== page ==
Fatal Motorcycle Crash In Burr Ridge

There was a fatal motorcycle accident Friday evening (April 17, 2015) on Interstate 55 (I-55) in Burr Ridge.

According to the Illinois State Police (ISP) the accident involved the motorcycle and two other vehicles.

An excerpt from the April 18, 2015 Chicago Sun-Times article titled “Police:  Motorcyclist killed in I-55 crash near Burr Ridge“:

About 5 p.m., a Chevrolet was driving on the right shoulder of southbound I-55 just south of County Line Road as a Harley-Davidson and a Hummer were merging onto the interstate, according to a statement from state police.

The Chevrolet veered into the merge lane and struck the motorcycle, sending it crashing into the rear of the Hummer, state police said.

The motorcyclist, identified as Daniel J. Dacanay, 30, was taken to Adventist Hinsdale Hospital for treatment of his accident injuries.  He later died.

The driver of the Chevrolet, a 43-year-old Chicago man, was also hospitalized.  Charges are pending against him.

The driver of the Hummer was not hurt during the accident.

Additional details and possible updates concerning this fatal Illinois motorcycle accident can be seen in a variety of media sources, including the Chicago Sun-Times article mentioned above.

Increased Pedestrian Safety – New Research Findings

DuPage County pedestrian safety remains an important issue. As discussed in the DuPage County pedestrian accidents page, in the year 2012 there were 129 pedestrian accidents in DuPage County, with three fatalities.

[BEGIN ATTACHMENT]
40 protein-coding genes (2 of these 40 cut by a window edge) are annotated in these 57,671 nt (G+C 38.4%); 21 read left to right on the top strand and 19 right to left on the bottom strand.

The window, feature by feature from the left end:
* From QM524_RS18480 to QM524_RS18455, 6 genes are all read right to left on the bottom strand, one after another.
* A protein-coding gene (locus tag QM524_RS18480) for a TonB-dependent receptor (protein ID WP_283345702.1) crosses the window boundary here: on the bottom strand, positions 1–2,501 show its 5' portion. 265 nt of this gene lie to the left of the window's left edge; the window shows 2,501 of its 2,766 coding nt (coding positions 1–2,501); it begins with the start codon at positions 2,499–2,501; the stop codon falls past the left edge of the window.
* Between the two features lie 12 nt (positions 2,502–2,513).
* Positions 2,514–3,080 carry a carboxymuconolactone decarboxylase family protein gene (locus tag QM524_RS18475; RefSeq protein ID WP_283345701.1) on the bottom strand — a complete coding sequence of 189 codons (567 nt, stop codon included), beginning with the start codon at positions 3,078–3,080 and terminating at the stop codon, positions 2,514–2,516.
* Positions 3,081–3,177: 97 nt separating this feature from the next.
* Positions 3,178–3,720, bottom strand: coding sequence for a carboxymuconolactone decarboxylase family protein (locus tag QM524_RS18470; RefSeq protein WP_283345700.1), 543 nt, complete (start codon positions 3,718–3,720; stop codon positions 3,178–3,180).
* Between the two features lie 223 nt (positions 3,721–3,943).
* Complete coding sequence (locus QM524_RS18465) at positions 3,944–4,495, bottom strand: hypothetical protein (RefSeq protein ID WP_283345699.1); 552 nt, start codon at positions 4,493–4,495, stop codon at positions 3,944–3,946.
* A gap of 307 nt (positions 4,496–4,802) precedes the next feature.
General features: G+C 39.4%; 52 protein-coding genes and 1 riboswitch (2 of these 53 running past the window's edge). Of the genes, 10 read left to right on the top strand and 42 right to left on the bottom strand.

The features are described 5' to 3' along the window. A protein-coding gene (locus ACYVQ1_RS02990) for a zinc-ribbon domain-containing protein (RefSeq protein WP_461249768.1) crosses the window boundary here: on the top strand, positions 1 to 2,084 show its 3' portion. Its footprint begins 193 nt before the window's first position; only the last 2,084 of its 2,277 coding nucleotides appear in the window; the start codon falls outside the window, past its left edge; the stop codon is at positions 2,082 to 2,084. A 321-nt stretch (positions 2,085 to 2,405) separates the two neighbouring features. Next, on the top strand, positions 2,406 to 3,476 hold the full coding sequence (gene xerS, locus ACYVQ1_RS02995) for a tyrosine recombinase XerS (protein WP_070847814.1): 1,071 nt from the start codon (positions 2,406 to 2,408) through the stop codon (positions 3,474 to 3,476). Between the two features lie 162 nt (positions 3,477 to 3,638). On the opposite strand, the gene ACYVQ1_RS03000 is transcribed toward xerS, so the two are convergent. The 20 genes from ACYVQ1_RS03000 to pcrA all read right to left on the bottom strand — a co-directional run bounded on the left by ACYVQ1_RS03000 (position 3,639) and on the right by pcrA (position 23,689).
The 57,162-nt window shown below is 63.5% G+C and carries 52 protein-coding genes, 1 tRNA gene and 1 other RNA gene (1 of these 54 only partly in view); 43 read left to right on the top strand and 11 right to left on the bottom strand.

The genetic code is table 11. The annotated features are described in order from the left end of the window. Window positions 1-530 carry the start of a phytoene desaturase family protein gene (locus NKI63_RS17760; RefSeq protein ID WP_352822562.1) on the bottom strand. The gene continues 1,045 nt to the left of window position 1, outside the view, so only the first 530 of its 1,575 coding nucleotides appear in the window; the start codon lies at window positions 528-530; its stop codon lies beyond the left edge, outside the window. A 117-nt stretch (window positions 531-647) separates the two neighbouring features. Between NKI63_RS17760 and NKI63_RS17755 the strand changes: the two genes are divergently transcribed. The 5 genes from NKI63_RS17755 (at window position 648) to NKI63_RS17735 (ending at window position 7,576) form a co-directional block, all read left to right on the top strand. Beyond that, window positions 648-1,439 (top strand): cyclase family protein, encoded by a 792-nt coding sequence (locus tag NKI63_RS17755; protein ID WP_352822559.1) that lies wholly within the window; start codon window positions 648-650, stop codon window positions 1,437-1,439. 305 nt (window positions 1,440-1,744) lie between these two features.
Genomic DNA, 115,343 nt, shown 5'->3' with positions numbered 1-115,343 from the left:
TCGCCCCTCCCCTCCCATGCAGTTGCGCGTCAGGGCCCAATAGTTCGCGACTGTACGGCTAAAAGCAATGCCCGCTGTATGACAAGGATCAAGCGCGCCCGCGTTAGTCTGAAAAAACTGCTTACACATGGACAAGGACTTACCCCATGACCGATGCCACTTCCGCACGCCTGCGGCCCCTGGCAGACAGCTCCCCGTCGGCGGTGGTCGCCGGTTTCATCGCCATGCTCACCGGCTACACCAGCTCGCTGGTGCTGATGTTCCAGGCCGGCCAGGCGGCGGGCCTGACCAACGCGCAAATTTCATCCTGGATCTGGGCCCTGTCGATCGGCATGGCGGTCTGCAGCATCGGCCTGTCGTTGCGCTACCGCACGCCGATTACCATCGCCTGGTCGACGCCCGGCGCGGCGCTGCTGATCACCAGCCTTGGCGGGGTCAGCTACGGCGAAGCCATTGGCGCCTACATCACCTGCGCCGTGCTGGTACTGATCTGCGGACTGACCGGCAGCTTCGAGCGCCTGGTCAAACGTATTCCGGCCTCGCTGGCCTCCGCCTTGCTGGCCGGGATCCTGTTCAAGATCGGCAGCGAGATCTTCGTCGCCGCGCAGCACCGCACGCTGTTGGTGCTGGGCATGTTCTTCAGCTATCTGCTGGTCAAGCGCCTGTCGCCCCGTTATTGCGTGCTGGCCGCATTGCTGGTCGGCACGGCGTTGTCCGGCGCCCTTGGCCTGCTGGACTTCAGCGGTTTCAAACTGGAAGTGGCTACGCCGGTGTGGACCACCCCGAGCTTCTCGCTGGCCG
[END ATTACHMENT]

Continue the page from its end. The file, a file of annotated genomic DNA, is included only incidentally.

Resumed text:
Given these pedestrian accidents, as well as the severity of the accident injuries that often result from pedestrian crashes, pedestrian safety remains an important topic.

On March 31, 2015 the Wall Street Journal published an article titled “The Key to Crossing the Street Safely:  Eye Contact.”  The article discusses new research regarding pedestrian safety, and provides statistics with regard to the findings.  As well, national statistics with regard to pedestrian accidents are cited.

An excerpt:

To reduce the chance of getting hit when crossing a street, pedestrians might want to stare at the oncoming drivers, a study suggests.

Drivers stopped more often if pedestrians looked directly into their eyes as the car approached the crosswalk than when they didn’t make eye contact, according to the study, published in the June issue of Safety Science. Men were more likely than women to stop if the pedestrian staring at them was a man.

The article discusses various reasons as to why pedestrians’ looking into the eyes of the drivers would make a difference in drivers’ behavior.

Additional information can be seen in the Wall Street Journal article mentioned above.